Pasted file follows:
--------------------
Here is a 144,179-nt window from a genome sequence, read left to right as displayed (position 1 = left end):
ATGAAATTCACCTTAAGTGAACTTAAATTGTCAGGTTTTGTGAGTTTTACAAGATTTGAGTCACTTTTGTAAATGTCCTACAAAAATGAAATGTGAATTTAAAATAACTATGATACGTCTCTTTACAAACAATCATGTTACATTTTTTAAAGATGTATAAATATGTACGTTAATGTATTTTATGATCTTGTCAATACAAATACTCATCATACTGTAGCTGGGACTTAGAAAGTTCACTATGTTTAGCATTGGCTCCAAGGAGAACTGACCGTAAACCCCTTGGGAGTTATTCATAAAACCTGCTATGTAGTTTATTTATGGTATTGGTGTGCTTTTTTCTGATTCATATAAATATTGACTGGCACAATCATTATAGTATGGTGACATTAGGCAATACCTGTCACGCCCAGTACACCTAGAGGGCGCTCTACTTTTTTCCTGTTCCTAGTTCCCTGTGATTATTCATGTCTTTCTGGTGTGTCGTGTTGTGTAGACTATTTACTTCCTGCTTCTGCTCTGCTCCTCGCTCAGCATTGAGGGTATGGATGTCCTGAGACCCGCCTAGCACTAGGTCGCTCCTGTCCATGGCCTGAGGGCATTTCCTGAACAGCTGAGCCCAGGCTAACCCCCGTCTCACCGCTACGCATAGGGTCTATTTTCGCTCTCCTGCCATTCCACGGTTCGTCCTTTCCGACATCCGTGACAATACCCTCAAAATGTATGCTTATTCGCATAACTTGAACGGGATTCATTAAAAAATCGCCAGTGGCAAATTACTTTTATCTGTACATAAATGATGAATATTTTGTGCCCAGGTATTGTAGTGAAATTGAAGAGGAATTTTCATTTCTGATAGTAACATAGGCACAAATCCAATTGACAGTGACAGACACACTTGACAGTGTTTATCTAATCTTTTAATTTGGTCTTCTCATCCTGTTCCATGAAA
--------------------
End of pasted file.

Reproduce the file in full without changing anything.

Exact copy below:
Here is a 144,179-nt window from a genome sequence, read left to right as displayed (position 1 = left end):
ATGAAATTCACCTTAAGTGAACTTAAATTGTCAGGTTTTGTGAGTTTTACAAGATTTGAGTCACTTTTGTAAATGTCCTACAAAAATGAAATGTGAATTTAAAATAACTATGATACGTCTCTTTACAAACAATCATGTTACATTTTTTAAAGATGTATAAATATGTACGTTAATGTATTTTATGATCTTGTCAATACAAATACTCATCATACTGTAGCTGGGACTTAGAAAGTTCACTATGTTTAGCATTGGCTCCAAGGAGAACTGACCGTAAACCCCTTGGGAGTTATTCATAAAACCTGCTATGTAGTTTATTTATGGTATTGGTGTGCTTTTTTCTGATTCATATAAATATTGACTGGCACAATCATTATAGTATGGTGACATTAGGCAATACCTGTCACGCCCAGTACACCTAGAGGGCGCTCTACTTTTTTCCTGTTCCTAGTTCCCTGTGATTATTCATGTCTTTCTGGTGTGTCGTGTTGTGTAGACTATTTACTTCCTGCTTCTGCTCTGCTCCTCGCTCAGCATTGAGGGTATGGATGTCCTGAGACCCGCCTAGCACTAGGTCGCTCCTGTCCATGGCCTGAGGGCATTTCCTGAACAGCTGAGCCCAGGCTAACCCCCGTCTCACCGCTACGCATAGGGTCTATTTTCGCTCTCCTGCCATTCCACGGTTCGTCCTTTCCGACATCCGTGACAATACCCTCAAAATGTATGCTTATTCGCATAACTTGAACGGGATTCATTAAAAAATCGCCAGTGGCAAATTACTTTTATCTGTACATAAATGATGAATATTTTGTGCCCAGGTATTGTAGTGAAATTGAAGAGGAATTTTCATTTCTGATAGTAACATAGGCACAAATCCAATTGACAGTGACAGACACACTTGACAGTGTTTATCTAATCTTTTAATTTGGTCTTCTCATCCTGTTCCATGAAA